Influenza, Stethoscopes and Infection Control September 28 2015
As the fall and winter months arrive we will begin to see influenza cases around the United States. Remember, your stethoscope is a critical fomite in infection control. See below for CDC recommendations on how to protect patients from Influenza during their physician’s visits:
“Fundamental Elements to Prevent Influenza Transmission
Preventing transmission of influenza virus and other infectious agents within healthcare settings requires a multi-faceted approach. Spread of influenza virus can occur among patients, HCP, and visitors; in addition, HCP may acquire influenza from persons in their household or community. The core prevention strategies include:
- administration of influenza vaccine
- implementation of respiratory hygiene and cough etiquette
- appropriate management of ill HCP
- adherence to infection control precautions for all patient-care activities and aerosol-generating procedures
- implementing environmental and engineering infection control measures.
Successful implementation of many, if not all, of these strategies is dependent on the presence of clear administrative policies and organizational leadership that promote and facilitate adherence to these recommendations among the various people within the healthcare setting, including patients, visitors, and HCP. These administrative measures are included within each recommendation where appropriate. Furthermore, this guidance should be implemented in the context of a comprehensive infection prevention program to prevent transmission of all infectious agents among patients and HCP.”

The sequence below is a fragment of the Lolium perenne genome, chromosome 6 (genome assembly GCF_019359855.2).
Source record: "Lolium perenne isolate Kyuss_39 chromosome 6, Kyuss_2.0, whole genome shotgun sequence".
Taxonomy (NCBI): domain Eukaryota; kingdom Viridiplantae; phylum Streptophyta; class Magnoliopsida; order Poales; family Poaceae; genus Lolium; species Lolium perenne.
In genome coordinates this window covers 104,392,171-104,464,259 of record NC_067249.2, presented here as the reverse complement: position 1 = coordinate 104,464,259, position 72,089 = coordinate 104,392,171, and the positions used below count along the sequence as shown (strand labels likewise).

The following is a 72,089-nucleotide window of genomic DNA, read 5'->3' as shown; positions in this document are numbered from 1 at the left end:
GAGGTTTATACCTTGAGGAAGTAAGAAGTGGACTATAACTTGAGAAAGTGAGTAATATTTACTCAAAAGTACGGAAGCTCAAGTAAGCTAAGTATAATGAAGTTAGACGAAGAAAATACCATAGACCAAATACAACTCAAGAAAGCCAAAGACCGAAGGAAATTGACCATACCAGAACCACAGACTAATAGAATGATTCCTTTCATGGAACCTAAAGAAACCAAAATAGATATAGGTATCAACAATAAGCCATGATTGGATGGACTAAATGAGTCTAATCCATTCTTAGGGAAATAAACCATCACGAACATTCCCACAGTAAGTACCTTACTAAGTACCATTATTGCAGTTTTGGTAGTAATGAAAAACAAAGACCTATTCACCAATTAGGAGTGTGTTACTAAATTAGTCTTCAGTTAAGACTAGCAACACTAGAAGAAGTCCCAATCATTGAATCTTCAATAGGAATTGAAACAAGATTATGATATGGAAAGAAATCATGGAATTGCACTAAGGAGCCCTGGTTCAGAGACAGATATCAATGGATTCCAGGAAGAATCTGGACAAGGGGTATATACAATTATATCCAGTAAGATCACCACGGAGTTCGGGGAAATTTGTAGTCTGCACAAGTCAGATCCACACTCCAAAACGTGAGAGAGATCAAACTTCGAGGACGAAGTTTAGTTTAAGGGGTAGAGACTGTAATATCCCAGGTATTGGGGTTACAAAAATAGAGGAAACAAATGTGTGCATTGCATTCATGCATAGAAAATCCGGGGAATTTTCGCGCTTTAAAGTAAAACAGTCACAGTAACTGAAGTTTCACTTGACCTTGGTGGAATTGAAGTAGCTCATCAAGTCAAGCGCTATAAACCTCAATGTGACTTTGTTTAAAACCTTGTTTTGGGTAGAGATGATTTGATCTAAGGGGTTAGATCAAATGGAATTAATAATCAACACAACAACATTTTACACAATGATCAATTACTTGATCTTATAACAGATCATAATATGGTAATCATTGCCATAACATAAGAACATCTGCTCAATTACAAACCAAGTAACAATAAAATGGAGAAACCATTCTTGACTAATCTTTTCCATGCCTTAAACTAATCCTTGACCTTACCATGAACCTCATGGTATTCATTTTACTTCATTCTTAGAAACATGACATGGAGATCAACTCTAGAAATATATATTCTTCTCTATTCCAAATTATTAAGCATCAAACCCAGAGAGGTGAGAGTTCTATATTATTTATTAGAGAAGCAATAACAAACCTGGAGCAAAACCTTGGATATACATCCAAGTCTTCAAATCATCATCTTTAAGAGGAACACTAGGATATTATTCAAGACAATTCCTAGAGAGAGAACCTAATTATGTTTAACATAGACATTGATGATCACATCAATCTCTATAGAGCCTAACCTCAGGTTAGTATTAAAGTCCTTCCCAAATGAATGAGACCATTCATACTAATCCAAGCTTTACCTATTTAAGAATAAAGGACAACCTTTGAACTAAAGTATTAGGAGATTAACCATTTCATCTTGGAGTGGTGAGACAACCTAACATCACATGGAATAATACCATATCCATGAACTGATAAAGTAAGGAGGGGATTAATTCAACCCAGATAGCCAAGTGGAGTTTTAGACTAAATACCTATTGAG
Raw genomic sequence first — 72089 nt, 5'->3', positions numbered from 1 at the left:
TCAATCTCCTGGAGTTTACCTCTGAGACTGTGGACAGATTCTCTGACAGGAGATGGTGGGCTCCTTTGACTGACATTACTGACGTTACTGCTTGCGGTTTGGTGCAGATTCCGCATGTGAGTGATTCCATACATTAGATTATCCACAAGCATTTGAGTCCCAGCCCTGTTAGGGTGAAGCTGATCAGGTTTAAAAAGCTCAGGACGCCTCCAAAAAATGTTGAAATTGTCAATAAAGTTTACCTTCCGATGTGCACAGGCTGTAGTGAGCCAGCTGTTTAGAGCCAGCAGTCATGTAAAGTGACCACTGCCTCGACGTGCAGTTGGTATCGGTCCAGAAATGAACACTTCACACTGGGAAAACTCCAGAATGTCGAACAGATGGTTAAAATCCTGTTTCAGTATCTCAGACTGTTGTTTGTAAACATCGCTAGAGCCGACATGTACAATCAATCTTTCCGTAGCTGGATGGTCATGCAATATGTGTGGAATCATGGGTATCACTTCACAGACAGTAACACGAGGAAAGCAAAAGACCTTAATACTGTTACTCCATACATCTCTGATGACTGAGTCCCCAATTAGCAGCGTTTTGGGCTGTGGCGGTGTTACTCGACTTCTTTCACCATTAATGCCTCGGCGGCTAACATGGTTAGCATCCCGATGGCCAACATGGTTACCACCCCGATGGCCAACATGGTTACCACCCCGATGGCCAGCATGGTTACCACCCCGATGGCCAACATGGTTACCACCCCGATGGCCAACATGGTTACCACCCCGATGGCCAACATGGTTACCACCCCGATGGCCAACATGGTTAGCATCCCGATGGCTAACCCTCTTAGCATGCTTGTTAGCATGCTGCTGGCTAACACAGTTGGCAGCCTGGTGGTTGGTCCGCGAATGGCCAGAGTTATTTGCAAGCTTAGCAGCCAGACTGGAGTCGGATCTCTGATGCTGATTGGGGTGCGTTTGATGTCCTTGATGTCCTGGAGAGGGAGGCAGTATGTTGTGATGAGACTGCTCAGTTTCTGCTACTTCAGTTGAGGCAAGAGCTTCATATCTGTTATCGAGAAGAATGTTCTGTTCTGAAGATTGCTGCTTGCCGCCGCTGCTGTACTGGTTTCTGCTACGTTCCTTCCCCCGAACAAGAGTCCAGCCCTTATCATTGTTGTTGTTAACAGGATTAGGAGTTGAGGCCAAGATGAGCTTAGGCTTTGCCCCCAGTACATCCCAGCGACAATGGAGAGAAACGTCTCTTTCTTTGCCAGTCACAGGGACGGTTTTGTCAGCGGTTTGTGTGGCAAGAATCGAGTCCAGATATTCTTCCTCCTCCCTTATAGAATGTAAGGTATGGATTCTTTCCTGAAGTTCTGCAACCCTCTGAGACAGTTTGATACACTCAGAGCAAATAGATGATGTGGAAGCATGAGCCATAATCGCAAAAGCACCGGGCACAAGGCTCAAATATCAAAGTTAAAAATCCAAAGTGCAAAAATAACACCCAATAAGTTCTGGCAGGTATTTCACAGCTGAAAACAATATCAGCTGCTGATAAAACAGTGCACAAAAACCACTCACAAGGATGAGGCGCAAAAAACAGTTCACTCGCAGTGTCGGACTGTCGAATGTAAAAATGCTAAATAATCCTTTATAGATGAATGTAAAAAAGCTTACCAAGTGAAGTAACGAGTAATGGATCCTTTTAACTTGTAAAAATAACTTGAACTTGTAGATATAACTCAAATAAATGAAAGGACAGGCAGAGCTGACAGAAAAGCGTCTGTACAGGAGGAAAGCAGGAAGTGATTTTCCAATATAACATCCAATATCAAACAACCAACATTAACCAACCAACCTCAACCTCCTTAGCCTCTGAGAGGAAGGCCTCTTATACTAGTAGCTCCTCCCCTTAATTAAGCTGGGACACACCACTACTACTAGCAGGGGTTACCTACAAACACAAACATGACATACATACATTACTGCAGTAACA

Prevention Strategies for Seasonal Influenza in Healthcare Settings: Guidelines and Recommendations. CDC. Available at: http://www.cdc.gov/flu/professionals/infectioncontrol/healthcaresettings.htm
Further resources available at:
Siegel J, Rhinehart E, Jackson M, Chiarello L, the Healthcare Infection Control Practices Advisory Committee. 2007 Guideline for isolation precautions: preventing transmission of infectious agents in healthcare settings. 2007. http://www.cdc.gov/ncidod/dhqp/pdf/guidelines/isolation2007pdf.
Why don't providers sanitize stethoscopes? August 02 2015
What prevents providers from sanitizing stethoscopes? A study of pediatric healthcare providers published in The American Journal of Infection Control found reasons for not sanitizing the stethoscope include concern about stethoscope wear and tear, lack of access to disinfection materials, lack of visual reminders and lack of time.1
StethoBarrier products address these concerns by providing small and full-length disposable stethoscope covers that do not damage the stethoscope, are easy to apply, and provide a visual reminder of stethoscope hygiene – our covers are bright blue so providers will notice if their stethoscope is missing one. Furthermore, disposable covers can improve quality of care while reducing supply costs by replacing low-quality disposable stethoscopes with providers’ high-quality stethoscopes outfitted with a cover.
- Predictors of stethoscope disinfection among pediatric health care providers. Muniz, Jeanette et al. American Journal of Infection Control, Volume 40, Issue 10, 922 - 925